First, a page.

Okra: How it Got to the United States, How to Grow it and How to Eat it


Today is Juneteenth/Freedom Day and this year, the commemoration falls after over three weeks of protesting police brutality and Black death in the United States; although chattel slavery was abolished 155 years ago, it is obvious that the grip of white-supremacy still holds this country far too tight.


This week's blog post, which focuses on okra, will kick off our series of striving to understand crops grown at the farm in an anti-colonial context. Okra is a plant with edible seed pods in the hibiscus/mallow family, alongside the sorrel, cotton, hibiscus, cacao plants and others. It is disputed where the plant originated, most likely somewhere in West Africa, but we do know that it was cultivated by ancient Egyptians (ancient Egypt was called Kemet, which means ‘black land’ and is believed to have referred to the generative soil in the region). Okra was brought to the United States via the transatlantic slave route at some point between the 16th and 19th centuries.

Farmer, educator and author Leah Penniman notes that in some cases, African women ‘braided seeds into their hair before being forced to board transatlantic slave ships, believing against the odds in a future of sovereignty on land’. Through the disgusting process that was transatlantic slavery, okra made its way from West Africa the the United States and became a staple, specifically in southern cooking, as enslavement existed for a longer period of time in the South and the warmer weather makes growing the plant more feasible. Okra is important in other diasporic cuisines, as well. It is important to consider, confront and honor the people and processes that made the plants and foods that we love so much today accessible to us.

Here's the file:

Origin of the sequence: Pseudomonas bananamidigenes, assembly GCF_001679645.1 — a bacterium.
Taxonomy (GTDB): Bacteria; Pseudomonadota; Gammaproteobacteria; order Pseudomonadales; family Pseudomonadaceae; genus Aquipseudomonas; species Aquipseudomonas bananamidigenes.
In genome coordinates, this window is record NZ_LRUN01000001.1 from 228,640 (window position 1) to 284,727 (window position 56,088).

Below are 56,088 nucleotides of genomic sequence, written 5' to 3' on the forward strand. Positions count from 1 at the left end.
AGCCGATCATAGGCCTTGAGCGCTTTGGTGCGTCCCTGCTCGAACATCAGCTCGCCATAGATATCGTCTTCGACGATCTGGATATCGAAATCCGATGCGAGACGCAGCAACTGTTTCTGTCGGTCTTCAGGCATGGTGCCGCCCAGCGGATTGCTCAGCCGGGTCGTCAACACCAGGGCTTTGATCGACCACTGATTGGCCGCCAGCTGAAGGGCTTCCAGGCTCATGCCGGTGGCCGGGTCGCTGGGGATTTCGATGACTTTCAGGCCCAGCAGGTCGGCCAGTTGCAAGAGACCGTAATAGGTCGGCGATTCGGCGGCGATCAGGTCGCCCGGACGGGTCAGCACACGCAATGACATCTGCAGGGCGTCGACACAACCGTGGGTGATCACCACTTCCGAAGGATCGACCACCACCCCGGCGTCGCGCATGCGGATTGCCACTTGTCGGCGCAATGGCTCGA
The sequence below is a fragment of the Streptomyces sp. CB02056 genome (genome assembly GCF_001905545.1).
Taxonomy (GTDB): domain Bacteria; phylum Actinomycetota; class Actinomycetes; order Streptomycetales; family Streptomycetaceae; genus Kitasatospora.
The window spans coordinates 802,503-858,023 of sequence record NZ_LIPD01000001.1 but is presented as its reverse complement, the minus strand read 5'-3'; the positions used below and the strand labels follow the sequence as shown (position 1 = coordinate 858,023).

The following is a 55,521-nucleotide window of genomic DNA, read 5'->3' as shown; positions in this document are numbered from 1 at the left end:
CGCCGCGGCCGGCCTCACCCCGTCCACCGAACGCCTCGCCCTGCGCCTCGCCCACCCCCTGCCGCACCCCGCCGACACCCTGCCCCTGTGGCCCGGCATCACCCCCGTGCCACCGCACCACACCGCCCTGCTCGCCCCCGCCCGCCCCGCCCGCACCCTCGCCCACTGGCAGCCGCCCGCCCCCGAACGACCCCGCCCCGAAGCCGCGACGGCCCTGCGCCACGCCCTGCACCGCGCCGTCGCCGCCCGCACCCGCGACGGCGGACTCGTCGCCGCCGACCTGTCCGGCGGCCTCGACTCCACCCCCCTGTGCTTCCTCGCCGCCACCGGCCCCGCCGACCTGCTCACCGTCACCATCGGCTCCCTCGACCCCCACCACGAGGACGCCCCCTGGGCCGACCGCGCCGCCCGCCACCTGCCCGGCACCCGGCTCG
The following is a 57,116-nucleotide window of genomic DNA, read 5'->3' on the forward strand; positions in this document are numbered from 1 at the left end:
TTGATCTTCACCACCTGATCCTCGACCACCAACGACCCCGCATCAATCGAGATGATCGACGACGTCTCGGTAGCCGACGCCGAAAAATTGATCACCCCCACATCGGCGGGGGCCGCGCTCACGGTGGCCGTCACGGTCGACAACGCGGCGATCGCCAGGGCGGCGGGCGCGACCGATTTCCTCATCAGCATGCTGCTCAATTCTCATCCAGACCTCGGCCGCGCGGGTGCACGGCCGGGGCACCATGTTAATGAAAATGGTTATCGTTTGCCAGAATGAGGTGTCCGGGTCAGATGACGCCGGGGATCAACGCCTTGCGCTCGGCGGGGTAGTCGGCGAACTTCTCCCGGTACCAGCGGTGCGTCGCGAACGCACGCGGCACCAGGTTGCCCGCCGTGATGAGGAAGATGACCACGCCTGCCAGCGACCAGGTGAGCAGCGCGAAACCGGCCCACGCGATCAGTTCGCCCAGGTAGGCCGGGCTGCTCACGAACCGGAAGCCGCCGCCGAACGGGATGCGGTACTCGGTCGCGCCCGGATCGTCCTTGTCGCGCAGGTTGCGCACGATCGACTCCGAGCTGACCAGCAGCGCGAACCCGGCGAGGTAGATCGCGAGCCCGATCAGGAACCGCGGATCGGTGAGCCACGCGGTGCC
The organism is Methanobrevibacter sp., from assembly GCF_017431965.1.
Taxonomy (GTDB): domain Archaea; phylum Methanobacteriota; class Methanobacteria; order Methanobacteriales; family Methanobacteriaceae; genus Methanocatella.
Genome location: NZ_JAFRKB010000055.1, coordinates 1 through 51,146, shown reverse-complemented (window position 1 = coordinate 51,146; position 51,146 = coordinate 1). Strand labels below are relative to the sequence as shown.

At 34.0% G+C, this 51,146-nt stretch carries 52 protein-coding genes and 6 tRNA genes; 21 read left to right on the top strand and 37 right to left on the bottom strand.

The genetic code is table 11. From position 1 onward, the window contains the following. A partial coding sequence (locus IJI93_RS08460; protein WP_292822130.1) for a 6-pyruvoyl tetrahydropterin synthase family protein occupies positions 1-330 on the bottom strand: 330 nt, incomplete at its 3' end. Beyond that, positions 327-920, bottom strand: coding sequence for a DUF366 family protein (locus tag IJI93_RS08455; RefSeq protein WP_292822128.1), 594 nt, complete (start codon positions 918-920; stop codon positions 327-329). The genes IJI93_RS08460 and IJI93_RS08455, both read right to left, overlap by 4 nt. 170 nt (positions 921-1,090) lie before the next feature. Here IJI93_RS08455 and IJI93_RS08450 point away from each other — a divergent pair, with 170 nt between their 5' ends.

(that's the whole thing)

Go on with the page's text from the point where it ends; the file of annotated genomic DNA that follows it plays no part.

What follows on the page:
Cultivating and caring for okra can be tricky depending on where you live, as it is a heat-loving plant. It is possible to grow it in colder, northern soils with the help of some sort of row cover or black plastic covering to heat up the soil. Starting okra indoors for 5-6 weeks helps ensure that the soil is warm enough when transplanting and it should not be planted until a few weeks after the last frost date. Once the plant reaches about 6 inches, it can be mulched. The seed pod itself can be harvested when it reaches the length of an index finger. Okra is a nitrogen-fixing crop, so it helps fertilize and nourish the soil for other plants to come.

When cut open, the okra pods produce a slimy mucus. Because of its slimy nature, okra was first used by white slave owners in the South to thicken soups. Thus, Créole gumbo, which itself is another name for okra, developed in Louisiana. Okra is also absolutely delicious fried— the crisp, battered exterior balances out the sliminess. It’s my favorite way to eat okra! Check out the Grandbaby Cakes recipe for this special treat. Pickled okra, unlike fried okra, has more crunch than slime. Here is a complete recipe for pickling and canning okra. Gumbo, fried okra, and pickled okra are all delicious Southern staples, but be sure to recognize this crop’s history when cooking and eating it.

Kate and Isabel